My Favorite Christmas Memories

This is from last year, but it holds true always. I'm hoping that by moving in to our new home, we can make many more favorite Christmas memories. Happy holidays to all!!

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I've not made it a huge secret that the month of December depresses me (and April, June, September, and October, but those are beside the point right now). I wish it didn't have to be that way because I really love Christmas; but when you're missing someone so much, it's inevitable.

So, in an attempt to put myself in more of a Christmas spirit, I've been thinking about some of my favorite Christmas memories, and I want to share them with you.

When I was growing up, we lived in a teeny, tiny house. My sister and I shared a room in the attic, and our only bathroom was in the basement. Every time I had to go to the bathroom, I would wake my sister up so she could go with me all the way downstairs because I was scared.

One Christmas Eve, long after my older sister had stopped believing in Santa Claus, I woke her up to take me to the bathroom. She knew that the presents were already under the tree, and she didn't want me seeing them. So, she walked with me down the stairs, through the living room, and back again with her hand over my eyes so I wouldn't see the gifts. She still talks about that. And it's one of my favorite "Big Sister" memories.

I also remember that we went to Midnight Mass almost every year in our Catholic school gym. It was hot and dark and I could barely keep my eyes open I was so tired, but I loved it. We were allowed to open one present before we went, and mine was almost always a small piece of jewelry from the Avon catalog. I will never forget one year, the man next to me farted during mass - an SBD (Silent But Deadly) - and it ruined mass for me. I can still picture that dude's corduroy pants in my mind.

My second married Christmas, Hubby and I were in our first home. It was a darling little 1950's brick home with wood floors and lots of character. I remember exactly where we set up our tree and the ornament he gave me. He had started a tradition of giving me a glass ornament the year before. I remember hanging another ornament on the tree, a streetcar we had picked up in San Francisco in the fall. We had the artist write "The Glows" on it in anticipation of our first baby. But sadly, I miscarried two weeks after our trip.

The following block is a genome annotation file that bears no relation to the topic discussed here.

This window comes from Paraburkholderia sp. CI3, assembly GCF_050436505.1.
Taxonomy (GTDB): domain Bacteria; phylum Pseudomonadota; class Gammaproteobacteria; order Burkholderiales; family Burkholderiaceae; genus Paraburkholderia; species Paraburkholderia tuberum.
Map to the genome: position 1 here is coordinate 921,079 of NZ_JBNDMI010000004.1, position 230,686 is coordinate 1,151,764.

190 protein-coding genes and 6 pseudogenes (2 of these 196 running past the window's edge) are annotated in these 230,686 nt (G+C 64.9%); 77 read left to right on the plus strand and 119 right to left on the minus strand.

We started our traditions of going to Christmas Eve mass, eating crab legs, and watching "It's a Wonderful Life." Hubby had never seen that movie before he met me!

The Christmas right before I had the twins, I was HUGE! I was on bed rest, and I had a terbutaline pump strapped to my leg delivering meds 24/7 keeping me pregnant. Despite that and the two other medications I was taking to prevent my contractions, I was still having them constantly.

We were at my parents' house  and playing cards after dinner as we usually do. Of course, I had to get up to go to the bathroom, and when I came back and sat down, a very loud farting noise came from under my chair. Everyone said, "Kathy! Oh my god, I can't believe you did that!" I was mortified. I kept denying it, but I was laughing so hard at the same time.

The farting noises continued, and I felt my belly tightening up. I really thought I was going to go into labor. I think my mom thought so, too, because she finally outed my former brother-in-law who was remotely controlling a fart machine he had placed under my chair while I was in the bathroom. I didn't go into labor that night, but I did a week later - six and a half weeks before my due date.